The Google logo evolves anew

Things change.  Often for a good reason, sometimes not.  Google today announced that its logo and identity group is changing.  Gone will be the thin, classic serif font name and the little blue and white “g” icon that we all recognize.


Why?  Well, the logo has changed before, and so has the company.  The range of products has developed and so has the way we use them.  It’s not just on a desktop PC anymore.  People utilize Google via a variety of platforms and different devices — on tablets, smart phones, televisions and now even watches and car dashboards.


The new logo and identity family feature a new custom sans-serif font that is wider and more consistent while still colorful.  It will show up and translate better across platforms and devices, especially much smaller screens.  The new “G” icon now matches the logo with four colors.

Google will still be instantly recognizable through its many services.  The Google products have evolved, and the logo has evolved, but the brand plays on.

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Notes from the First Third of the Baseball Season

I know, I know.  We’re now actually at the two-thirds point into the season.  But you may still find interesting these notes from the first two months.  I’ll have some middle-third notes before too long.

2015 could be The Year of the DL.  A record number of players, 112, were on the Disabled List at the start of the season.  It hasn’t slowed down a whole lot since then.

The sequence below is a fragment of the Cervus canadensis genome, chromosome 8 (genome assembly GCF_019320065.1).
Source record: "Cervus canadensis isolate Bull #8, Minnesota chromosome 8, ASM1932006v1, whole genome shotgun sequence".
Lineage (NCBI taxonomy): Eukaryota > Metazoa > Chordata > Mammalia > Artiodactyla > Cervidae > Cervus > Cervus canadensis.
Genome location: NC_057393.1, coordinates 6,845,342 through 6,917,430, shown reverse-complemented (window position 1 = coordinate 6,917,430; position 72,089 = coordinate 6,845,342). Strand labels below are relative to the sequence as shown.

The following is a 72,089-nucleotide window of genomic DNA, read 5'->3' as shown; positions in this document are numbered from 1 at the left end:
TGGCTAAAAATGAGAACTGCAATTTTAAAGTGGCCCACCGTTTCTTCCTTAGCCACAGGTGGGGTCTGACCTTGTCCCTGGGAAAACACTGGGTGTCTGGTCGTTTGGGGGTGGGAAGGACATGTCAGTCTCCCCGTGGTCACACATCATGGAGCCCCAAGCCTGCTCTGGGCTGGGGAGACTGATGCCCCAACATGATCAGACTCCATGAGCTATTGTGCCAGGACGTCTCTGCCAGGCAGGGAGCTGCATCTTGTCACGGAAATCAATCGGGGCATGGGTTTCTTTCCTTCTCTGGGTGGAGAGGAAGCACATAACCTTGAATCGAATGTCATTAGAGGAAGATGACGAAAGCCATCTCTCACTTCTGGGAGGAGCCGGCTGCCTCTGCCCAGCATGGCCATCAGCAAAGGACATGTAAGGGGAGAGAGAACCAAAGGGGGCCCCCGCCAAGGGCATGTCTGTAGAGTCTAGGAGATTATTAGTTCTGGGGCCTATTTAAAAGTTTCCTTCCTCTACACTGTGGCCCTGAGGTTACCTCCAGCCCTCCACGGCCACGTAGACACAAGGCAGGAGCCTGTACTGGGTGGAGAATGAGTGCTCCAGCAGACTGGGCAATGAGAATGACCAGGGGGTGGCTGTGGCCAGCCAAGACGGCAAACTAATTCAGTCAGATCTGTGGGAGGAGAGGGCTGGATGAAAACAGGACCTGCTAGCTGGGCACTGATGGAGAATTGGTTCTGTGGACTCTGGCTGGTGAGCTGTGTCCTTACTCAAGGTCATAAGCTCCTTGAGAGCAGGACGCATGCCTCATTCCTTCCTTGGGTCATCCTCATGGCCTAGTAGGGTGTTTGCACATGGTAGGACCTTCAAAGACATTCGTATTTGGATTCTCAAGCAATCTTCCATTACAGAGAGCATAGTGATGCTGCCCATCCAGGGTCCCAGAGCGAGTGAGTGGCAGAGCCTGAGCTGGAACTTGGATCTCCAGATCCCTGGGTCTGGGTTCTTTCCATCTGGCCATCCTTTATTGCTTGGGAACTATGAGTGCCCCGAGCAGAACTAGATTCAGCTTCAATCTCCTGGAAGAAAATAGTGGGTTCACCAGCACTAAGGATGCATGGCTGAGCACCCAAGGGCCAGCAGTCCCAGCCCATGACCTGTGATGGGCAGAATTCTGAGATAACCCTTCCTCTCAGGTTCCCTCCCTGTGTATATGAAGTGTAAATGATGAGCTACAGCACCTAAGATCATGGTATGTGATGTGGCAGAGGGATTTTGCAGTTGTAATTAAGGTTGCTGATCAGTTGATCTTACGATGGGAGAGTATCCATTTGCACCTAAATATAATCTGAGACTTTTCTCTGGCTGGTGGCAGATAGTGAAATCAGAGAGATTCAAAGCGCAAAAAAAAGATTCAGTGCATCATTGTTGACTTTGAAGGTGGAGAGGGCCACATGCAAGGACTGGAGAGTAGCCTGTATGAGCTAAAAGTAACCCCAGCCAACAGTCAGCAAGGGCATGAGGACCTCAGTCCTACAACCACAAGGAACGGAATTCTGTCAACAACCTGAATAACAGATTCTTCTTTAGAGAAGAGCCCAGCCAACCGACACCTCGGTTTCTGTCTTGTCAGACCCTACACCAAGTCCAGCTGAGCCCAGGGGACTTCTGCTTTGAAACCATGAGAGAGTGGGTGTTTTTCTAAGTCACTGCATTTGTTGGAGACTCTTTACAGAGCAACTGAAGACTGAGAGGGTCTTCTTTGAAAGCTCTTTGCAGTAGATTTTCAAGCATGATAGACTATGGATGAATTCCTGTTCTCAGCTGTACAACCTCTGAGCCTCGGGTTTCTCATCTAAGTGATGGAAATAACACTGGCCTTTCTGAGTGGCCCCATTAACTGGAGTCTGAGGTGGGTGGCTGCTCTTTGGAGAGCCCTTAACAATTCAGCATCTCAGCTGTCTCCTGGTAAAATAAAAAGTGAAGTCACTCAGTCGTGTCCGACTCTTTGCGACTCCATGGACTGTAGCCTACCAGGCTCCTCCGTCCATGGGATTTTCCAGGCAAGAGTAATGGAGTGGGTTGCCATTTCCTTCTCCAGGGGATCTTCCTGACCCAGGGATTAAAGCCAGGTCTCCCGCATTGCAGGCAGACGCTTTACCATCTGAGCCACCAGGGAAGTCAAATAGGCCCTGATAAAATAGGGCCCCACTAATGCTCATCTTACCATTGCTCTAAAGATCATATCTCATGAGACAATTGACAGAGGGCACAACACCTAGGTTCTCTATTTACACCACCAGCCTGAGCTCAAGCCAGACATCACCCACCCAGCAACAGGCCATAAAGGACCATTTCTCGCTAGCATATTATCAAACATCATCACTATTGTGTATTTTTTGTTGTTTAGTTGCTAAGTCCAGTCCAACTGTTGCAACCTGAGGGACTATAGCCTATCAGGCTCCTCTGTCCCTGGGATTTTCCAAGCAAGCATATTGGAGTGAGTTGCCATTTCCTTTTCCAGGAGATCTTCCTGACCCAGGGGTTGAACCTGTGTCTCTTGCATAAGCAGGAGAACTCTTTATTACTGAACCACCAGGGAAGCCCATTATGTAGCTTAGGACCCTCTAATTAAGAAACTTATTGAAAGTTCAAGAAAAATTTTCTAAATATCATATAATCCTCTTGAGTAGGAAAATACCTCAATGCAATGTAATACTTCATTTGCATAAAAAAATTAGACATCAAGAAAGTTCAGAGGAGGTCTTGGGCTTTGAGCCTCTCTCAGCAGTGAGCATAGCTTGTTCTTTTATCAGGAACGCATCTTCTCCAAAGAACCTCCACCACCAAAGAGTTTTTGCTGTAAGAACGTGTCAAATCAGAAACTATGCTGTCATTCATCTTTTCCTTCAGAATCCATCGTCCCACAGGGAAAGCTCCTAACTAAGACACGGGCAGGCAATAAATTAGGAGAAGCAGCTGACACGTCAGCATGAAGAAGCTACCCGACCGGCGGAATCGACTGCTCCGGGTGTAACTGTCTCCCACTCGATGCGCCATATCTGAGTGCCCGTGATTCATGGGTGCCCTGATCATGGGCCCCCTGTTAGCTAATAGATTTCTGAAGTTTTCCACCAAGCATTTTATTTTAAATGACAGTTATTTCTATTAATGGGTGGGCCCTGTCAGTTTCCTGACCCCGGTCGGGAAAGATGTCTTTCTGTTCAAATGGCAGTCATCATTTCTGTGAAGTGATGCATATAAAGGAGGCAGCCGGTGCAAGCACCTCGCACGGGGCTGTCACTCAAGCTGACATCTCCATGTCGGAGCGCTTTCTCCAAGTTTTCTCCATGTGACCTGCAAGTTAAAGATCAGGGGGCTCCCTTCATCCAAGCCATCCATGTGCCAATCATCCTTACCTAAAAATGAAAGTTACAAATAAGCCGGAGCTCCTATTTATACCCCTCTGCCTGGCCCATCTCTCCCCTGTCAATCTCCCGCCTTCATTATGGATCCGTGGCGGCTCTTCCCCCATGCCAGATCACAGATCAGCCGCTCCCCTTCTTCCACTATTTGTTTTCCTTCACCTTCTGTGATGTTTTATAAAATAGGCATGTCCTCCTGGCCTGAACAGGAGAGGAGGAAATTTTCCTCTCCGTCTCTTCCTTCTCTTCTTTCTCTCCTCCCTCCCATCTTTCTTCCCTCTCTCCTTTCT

In 2014 pitchers were dominating the game.  It looks like they are again.  Last year there were 13 shutouts in the first 101 major league games.  This year there were 14 shutouts in the first 46 games.  This trend makes good hitting a valuable commodity.

Kris Bryant, the Chicago Cubs rookie 3Ber, is quickly becoming one of my favorite players.  He seems very even-keeled and quite personable.  He’s having fun playing the game.  And he’s very quickly very good.

Chicago Cubs' Kris Bryant watches his RBI single during the fifth inning of an MLB baseball game against the San Diego Padres Saturday, April 18, 2015, in Chicago. Bryant's single was his first major league hit. (AP Photo/Paul Beaty)

Kris Bryant has fun playing the game of baseball. (AP Photo/Paul Beaty)

In 2013, as a junior at the University of San Diego, Bryant hit 31 HRs.  That was the most home runs hit by a college player since the NCAA switched to a BBCOR (Batted Ball Coefficient of Restitution, a standard for measuring the “trampoline effect” of the barrel of a baseball bat on a ball) composite bat (utilizing a reinforced carbon fiber polymer) in 2011, and more than 223 of 296 Division I teams that year.  Bryant won the 2013 Golden Spikes Award and the Dick Howser Trophy, both awarded to the top collegiate player, was a Louisville Slugger First Team All-American and was also named the Baseball America College Player of the Year.  In 2014 he was the Baseball America Minor League Player of the Year.